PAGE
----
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The Grace Project

The Law and Its Limitations: Agape Paradigm Chapter 3

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The genius of the Law lies in its ability to expose self- righteousness not to produce righteousness. Unless the Law is set within its limits the unbeliever will be trapped in a lifetime of futility.

Paul's conviction of the "failure to produce righteousness both as right standing with God and as behaviour that conforms to the character of God" is deep-seated. However, the Law, in and of itself, had not failed. Its true genius lies not in the production of righteousness but in its unique ability to expose self-righteousness. Paul did not underestimate Torah's potency, having had his own guns spiked by it. Torah had discharged its necessary duty in Paul who himself testified to its resounding success [Phil. 3:3-8].

Confusion occurs when the Law is taken beyond its limits, such as when it is employed as an instrument of:

  • effecting justification [2:16; 3:11];
  • effecting sanctification [2:19];
  • imparting the Spirit [3:2-5];
  • imparting righteousness [3:21];
  • imparting inheritance [4:30];
  • imparting life [3:21]; or
  • imparting freedom [4:21-5:1].

The Law is a paidag gos [3:22-25], i.e. a tutor to lead men to Christ through their failure to meet its standard [4:1-5; Rom. 7:24]. The goal of Torah is disillusionment. Progress in the Christian life is predicated on a crisis of self-confidence. Paradoxically, the observance of Torah is the necessary preamble to the freedom from Torah. In this regard, the Law and the Spirit collaborate as Divinely-appointed co-conspirators to bring us to the recognition of our need of Christ. Torah's vocation is that it "should convict Israel of sin" . In addition, Jesus disclosed to the disciples that the Spirit is engaged in the same occupation of "convicting man concerning sin and guilt" [Jn. 16:9-11]. But, as Norman Grubb suggests, after the Law and the Spirit's initial joint venture, the Law's career takes a different direction - "First, the Law came to teach us our guilt; now, it comes to teach us our helplessness" . In contrast, the Spirit's career turns to facilitating the believer's new life in Christ which Barclay summarises as follows:

"The Spirit brought God's truth to men and the Spirit enabled men to recognize that truth when they saw it."

This is in contradistinction to the claims of the Agitators. The views at issue are summarized below:

Fig. 1


Agitators' View

Pauline View

Attempted Torah observance will be rewarded with a life of blessing and Torah infractions, a forfeiture of blessings.

Attempted Torah observance results in inevitable failure since its intrinsic blessing is to convict natural man of his need for Jesus.

Torah confers an important external status symbol.

Torah exposes internal impotence and meaninglessness of the external status symbol.

Would-be adherents would anticipate help from God.

Would-be adherents recognize their helplessness before God.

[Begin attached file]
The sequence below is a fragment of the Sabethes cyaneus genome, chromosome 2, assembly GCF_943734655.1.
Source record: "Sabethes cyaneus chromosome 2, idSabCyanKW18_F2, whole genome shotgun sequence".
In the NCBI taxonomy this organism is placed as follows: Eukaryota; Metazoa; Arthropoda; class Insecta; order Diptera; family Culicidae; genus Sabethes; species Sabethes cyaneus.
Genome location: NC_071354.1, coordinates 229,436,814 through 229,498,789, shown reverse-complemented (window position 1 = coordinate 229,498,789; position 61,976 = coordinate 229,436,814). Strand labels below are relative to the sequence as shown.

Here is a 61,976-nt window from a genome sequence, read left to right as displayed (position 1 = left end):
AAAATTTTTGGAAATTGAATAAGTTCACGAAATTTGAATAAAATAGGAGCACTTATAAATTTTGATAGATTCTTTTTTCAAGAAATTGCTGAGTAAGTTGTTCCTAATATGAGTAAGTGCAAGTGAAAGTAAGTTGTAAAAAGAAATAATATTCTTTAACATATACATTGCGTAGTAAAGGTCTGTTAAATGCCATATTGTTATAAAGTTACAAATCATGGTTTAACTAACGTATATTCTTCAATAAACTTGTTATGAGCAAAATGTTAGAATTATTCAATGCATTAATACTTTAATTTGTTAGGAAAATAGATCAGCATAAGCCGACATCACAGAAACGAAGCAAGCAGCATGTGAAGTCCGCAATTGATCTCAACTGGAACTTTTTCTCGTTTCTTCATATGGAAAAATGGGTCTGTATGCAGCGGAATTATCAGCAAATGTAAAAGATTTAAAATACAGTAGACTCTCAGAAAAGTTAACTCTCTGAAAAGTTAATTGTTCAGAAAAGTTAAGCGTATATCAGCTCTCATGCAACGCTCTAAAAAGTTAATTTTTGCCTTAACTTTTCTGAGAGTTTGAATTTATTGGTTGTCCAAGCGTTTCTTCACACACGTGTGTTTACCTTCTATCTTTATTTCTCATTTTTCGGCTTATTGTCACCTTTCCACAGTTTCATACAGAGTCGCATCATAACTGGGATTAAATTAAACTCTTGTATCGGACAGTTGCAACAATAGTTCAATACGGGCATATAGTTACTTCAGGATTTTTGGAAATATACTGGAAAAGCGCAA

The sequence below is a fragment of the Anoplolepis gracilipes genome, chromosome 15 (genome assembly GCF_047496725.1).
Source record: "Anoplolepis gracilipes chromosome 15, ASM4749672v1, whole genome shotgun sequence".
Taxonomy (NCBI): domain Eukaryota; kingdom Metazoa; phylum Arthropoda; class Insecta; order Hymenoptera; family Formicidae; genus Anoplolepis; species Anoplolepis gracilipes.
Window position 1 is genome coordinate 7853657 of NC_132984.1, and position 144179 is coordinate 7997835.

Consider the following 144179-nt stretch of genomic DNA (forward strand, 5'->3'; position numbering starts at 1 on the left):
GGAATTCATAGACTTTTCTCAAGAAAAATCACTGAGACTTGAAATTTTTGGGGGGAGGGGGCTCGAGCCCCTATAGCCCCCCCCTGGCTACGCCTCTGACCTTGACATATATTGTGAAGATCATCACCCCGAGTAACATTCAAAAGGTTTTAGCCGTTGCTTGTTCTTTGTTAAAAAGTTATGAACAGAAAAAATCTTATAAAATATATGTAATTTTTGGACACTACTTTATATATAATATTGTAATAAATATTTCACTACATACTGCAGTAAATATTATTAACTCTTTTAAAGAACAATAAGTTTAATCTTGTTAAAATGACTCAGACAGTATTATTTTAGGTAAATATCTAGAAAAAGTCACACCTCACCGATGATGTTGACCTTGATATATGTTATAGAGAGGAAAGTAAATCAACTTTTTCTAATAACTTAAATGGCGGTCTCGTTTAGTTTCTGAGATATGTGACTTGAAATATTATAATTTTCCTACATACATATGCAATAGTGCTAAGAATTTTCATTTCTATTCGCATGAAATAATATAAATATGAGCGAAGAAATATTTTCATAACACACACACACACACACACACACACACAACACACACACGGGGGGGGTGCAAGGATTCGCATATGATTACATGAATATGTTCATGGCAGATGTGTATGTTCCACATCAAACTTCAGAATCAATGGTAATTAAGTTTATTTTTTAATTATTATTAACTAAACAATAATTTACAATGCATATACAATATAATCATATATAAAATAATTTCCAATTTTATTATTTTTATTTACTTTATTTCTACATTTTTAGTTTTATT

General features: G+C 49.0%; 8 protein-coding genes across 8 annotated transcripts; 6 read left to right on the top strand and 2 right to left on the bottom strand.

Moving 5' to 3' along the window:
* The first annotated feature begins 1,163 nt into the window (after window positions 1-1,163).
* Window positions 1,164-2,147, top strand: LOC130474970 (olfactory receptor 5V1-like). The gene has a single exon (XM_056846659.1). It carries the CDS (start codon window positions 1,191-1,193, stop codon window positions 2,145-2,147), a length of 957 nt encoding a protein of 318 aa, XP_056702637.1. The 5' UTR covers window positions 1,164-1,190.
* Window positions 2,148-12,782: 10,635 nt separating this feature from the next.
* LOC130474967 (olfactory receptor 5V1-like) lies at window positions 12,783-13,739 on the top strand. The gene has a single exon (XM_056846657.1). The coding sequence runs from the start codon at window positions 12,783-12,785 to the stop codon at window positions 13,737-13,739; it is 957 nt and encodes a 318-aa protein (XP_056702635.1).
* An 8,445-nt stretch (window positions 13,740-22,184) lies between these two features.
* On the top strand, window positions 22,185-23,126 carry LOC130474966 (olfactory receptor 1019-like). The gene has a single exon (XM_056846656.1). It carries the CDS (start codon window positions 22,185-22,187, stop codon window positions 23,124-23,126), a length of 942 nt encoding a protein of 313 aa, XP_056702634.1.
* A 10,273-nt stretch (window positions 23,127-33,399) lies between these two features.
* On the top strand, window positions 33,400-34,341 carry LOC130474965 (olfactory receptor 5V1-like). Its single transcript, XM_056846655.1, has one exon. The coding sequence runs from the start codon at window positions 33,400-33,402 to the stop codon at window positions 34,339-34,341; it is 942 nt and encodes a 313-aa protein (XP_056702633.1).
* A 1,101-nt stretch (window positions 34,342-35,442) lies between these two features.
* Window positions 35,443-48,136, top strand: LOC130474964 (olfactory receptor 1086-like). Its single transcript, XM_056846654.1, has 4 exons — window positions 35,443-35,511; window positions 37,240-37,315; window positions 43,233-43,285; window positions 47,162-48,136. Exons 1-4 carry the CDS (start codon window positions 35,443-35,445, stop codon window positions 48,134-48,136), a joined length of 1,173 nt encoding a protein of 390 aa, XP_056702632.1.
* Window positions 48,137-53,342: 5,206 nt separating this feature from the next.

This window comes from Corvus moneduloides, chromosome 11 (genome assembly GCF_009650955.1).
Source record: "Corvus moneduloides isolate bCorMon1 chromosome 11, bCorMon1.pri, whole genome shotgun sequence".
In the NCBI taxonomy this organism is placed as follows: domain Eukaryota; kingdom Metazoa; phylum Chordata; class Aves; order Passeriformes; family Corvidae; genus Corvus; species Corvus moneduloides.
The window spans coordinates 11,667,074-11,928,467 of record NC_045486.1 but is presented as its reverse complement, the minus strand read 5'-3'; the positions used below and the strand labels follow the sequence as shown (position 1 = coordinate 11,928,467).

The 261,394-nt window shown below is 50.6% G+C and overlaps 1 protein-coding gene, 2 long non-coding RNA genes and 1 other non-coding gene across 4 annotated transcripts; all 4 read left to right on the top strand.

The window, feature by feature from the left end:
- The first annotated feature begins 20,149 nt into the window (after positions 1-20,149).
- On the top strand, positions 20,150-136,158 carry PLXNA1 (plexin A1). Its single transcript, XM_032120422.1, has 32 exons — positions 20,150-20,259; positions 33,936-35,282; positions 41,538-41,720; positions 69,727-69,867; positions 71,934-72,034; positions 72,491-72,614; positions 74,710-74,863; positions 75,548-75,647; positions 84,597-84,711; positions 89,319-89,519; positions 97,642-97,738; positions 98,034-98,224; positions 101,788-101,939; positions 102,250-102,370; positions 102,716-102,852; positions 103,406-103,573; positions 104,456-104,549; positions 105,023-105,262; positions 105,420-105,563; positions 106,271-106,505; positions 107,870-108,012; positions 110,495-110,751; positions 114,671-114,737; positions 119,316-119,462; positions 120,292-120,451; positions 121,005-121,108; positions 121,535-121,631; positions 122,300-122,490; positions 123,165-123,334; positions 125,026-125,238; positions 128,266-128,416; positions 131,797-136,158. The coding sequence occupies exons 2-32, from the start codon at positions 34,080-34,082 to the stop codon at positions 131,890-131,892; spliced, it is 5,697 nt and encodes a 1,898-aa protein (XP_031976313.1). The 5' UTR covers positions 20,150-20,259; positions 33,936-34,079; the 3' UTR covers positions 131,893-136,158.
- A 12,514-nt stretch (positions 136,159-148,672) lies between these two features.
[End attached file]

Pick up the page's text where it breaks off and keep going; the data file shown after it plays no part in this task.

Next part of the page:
Our inability to maintain Torah is its success, making its would-be adherents amenable to Christ's offer of salvation. Only through the Law can a person die to the Law in order to live to Christ [2:19; Rom. 8:1-4]. Having been redeemed from the Law [4:4-5], the Galatians must not allow themselves to be enslaved by its yoke once again [5:1] lest they place themselves under the curse of the Law [3:10]. Although Wright argues that the curse of the Law "is to be understood in terms of Israel's ongoing exile" , Kruse's assessment that there is "little in the context to think that Paul was thinking about the curse in those terms" is to be preferred. Kruse suggests that to be under "the curse of the Law" meant that one would "miss out on being justified by God, on sharing in the blessing promised to Abraham and on receiving the Spirit" . In the author's estimation, the curse is not so much "the loss of acceptance by God" but rather, it is the consequence of our refusal to accept or recognise what has been accomplished for us by Christ. Failure to appropriate our new life in Christ leaves us marooned in a wilderness of uncertainty, prevented by unbelief from entering into His rest [Heb. 4:1-12].

In Galatians 5, Paul anticipates his thesis in Rom. 5:11-8:39. Salvation liberates man to a "paradoxical servitude" . The believer is transferred from being a "slave to sin" to being a "slave to righteousness" [Rom. 6:17-19]. This liberation is evidenced in "loving one another" [Jn. 13:35] - men and women will either "serve" one another or "devour" one another [5:15]. "No common life is possible when all the individual components are centred on themselves. They simply devour one another" . However, Paul's main objective was not to show how the Law could be fulfilled but to insist on "the total abolition of the Law for Christians" . Moreover, rather than resulting in anarchy, abrogation produces a harvest of righteousness [6:8b]. In contrast, any recourse to the Law will result in "diminished spirituality" [6:8]. If the Galatians want to maintain their union relationship with Christ, they will need to abandon their dalliance with Torah [5:4].

 

 Fee, p. 421.
NT Wright, p. 406.
Grubb, God Unlimited (Pennsylvania: Christian Literature Crusade, 1989), p. 103.
William Barclay, The Daily Study Bible: The Gospel of John, Volume 1, Chapters 1-7 (Edinburgh: The Saint Andrews Press, 1975), p. 53.
NT Wright, The Climax of the Covenant: Christ and the Law in Pauline Theology (Edinburgh: T. and T. Clark, 1991), pp. 140-141.
Colin Kruse, Paul, the Law and Justification (Leicester: Apollos, 1996), p. 82.
Kruse, p. 82.
Kruse, p. 82
Rudolf Bultmann, Theology of the New Testament, Volume One, 8 th Edition (London: SCM Press, 1976), p. 331.
Dunn, The Epistle to the Galatians , p. 74.
Dunn, The Epistle to the Galatians , p. 115.

 

 
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